"Well, this is an exciting bit of news for green drivers. Envia Systems has come up with a new battery technology that could give a $20,000 electric car a range of 300 miles to a charge. Yes, please?
The General Motors-backed Envia Systems has come up with a new process that creates a battery with an energy density of 400 watt-hours per kilogram. To put that in perspective, the lithium cells found in most electric cars today only pack about 100-150 Wh/kg. Even the batteries on Tesla's forthcoming Model S only pack in around 240Wh/kg. In terms of cost, when it was first produced, the Nissan Leaf's battery cost around $375 per kilowatt-hour. The Envia battery is projected to cost just $125 per kilowatt-hour.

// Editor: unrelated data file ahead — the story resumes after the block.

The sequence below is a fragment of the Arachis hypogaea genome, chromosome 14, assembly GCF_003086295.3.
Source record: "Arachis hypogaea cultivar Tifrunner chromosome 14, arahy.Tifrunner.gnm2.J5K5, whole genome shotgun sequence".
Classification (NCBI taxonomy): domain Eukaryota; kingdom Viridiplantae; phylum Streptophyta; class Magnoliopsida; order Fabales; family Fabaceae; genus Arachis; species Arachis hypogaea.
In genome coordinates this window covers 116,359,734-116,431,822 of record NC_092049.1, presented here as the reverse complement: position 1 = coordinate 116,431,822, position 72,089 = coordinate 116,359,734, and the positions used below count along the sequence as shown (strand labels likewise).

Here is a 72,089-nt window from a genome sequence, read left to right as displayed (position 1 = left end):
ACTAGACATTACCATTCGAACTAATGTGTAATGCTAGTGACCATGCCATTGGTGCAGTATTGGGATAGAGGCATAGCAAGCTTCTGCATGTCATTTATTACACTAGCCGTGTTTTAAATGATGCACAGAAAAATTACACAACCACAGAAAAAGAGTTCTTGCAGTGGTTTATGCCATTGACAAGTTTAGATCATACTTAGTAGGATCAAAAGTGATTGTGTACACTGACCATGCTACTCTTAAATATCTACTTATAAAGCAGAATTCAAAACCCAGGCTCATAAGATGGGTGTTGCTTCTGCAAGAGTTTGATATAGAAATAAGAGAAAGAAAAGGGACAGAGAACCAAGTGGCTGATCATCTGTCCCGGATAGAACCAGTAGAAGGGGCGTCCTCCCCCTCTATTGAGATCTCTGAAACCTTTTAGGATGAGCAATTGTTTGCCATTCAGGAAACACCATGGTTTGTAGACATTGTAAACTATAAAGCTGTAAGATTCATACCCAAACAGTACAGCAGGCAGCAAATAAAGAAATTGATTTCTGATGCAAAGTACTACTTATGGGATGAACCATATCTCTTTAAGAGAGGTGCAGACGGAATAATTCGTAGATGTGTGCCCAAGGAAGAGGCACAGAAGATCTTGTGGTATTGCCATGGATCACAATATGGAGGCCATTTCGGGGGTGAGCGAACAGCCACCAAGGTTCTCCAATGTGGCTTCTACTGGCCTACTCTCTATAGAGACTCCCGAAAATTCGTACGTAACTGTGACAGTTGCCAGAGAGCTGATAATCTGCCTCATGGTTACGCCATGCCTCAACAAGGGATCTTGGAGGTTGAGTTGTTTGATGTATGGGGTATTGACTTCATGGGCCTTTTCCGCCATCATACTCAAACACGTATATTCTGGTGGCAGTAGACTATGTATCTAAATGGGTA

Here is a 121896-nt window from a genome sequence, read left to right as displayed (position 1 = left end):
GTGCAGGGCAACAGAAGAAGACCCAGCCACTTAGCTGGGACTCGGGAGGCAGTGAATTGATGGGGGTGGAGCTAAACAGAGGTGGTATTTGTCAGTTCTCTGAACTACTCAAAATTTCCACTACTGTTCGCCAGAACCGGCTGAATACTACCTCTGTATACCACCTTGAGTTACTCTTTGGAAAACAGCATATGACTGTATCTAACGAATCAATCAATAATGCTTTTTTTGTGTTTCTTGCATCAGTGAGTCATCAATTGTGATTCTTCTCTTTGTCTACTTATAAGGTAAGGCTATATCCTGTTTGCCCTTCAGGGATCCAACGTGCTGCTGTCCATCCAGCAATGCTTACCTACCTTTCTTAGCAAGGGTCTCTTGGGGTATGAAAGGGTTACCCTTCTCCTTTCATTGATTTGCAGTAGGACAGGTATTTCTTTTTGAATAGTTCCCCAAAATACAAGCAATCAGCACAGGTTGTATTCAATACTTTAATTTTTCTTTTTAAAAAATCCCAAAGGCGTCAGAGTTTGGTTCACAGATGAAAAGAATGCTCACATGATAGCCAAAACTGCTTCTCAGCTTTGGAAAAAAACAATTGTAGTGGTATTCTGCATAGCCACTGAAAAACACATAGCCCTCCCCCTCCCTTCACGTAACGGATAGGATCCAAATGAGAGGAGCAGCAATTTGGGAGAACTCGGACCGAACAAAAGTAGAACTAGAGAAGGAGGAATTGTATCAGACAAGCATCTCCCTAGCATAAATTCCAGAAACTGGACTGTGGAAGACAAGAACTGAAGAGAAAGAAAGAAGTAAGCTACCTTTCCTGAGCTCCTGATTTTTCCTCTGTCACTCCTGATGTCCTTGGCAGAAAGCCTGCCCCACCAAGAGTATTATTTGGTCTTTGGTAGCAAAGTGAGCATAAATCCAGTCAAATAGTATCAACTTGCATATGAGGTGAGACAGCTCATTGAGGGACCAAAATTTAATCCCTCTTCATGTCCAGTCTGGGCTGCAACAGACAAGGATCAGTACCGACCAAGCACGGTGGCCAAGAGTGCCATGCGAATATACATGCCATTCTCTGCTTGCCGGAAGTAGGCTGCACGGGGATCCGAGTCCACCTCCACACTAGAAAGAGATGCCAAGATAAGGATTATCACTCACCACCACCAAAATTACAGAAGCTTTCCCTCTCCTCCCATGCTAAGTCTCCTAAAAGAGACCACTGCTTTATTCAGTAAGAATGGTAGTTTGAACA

The new magic comes from combining a "High Capacity Manganese Rich (HCMR)" cathode and a silicon-carbon nanocomposite anode, and then passing the lithium ions though a new, secret electrolyte formula (Powerade? Probably Powerade) that allows for increased voltage."
Kind of neat. Looks as if the Navy has tested and confirmed this, as well.